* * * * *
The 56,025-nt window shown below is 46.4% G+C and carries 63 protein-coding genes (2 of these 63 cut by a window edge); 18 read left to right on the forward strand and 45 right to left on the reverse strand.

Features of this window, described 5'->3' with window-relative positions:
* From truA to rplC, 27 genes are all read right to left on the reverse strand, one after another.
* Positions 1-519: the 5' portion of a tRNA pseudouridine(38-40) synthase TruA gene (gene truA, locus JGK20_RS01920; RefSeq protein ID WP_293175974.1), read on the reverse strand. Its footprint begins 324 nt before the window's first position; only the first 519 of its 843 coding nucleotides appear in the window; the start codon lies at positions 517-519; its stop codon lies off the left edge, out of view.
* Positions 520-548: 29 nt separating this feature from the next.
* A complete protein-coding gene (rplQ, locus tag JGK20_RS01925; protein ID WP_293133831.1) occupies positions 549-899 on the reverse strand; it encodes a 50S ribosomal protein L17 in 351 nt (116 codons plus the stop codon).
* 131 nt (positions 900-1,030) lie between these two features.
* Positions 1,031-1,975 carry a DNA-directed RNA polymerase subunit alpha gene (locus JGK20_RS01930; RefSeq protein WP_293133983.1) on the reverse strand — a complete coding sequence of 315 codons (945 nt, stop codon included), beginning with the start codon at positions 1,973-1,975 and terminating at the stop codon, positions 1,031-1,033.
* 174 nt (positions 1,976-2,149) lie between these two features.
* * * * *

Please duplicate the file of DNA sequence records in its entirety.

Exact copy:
The 56,025-nt window shown below is 46.4% G+C and carries 63 protein-coding genes (2 of these 63 cut by a window edge); 18 read left to right on the forward strand and 45 right to left on the reverse strand.

Features of this window, described 5'->3' with window-relative positions:
* From truA to rplC, 27 genes are all read right to left on the reverse strand, one after another.
* Positions 1-519: the 5' portion of a tRNA pseudouridine(38-40) synthase TruA gene (gene truA, locus JGK20_RS01920; RefSeq protein ID WP_293175974.1), read on the reverse strand. Its footprint begins 324 nt before the window's first position; only the first 519 of its 843 coding nucleotides appear in the window; the start codon lies at positions 517-519; its stop codon lies off the left edge, out of view.
* Positions 520-548: 29 nt separating this feature from the next.
* A complete protein-coding gene (rplQ, locus tag JGK20_RS01925; protein ID WP_293133831.1) occupies positions 549-899 on the reverse strand; it encodes a 50S ribosomal protein L17 in 351 nt (116 codons plus the stop codon).
* 131 nt (positions 900-1,030) lie between these two features.
* Positions 1,031-1,975 carry a DNA-directed RNA polymerase subunit alpha gene (locus JGK20_RS01930; RefSeq protein WP_293133983.1) on the reverse strand — a complete coding sequence of 315 codons (945 nt, stop codon included), beginning with the start codon at positions 1,973-1,975 and terminating at the stop codon, positions 1,031-1,033.
* 174 nt (positions 1,976-2,149) lie between these two features.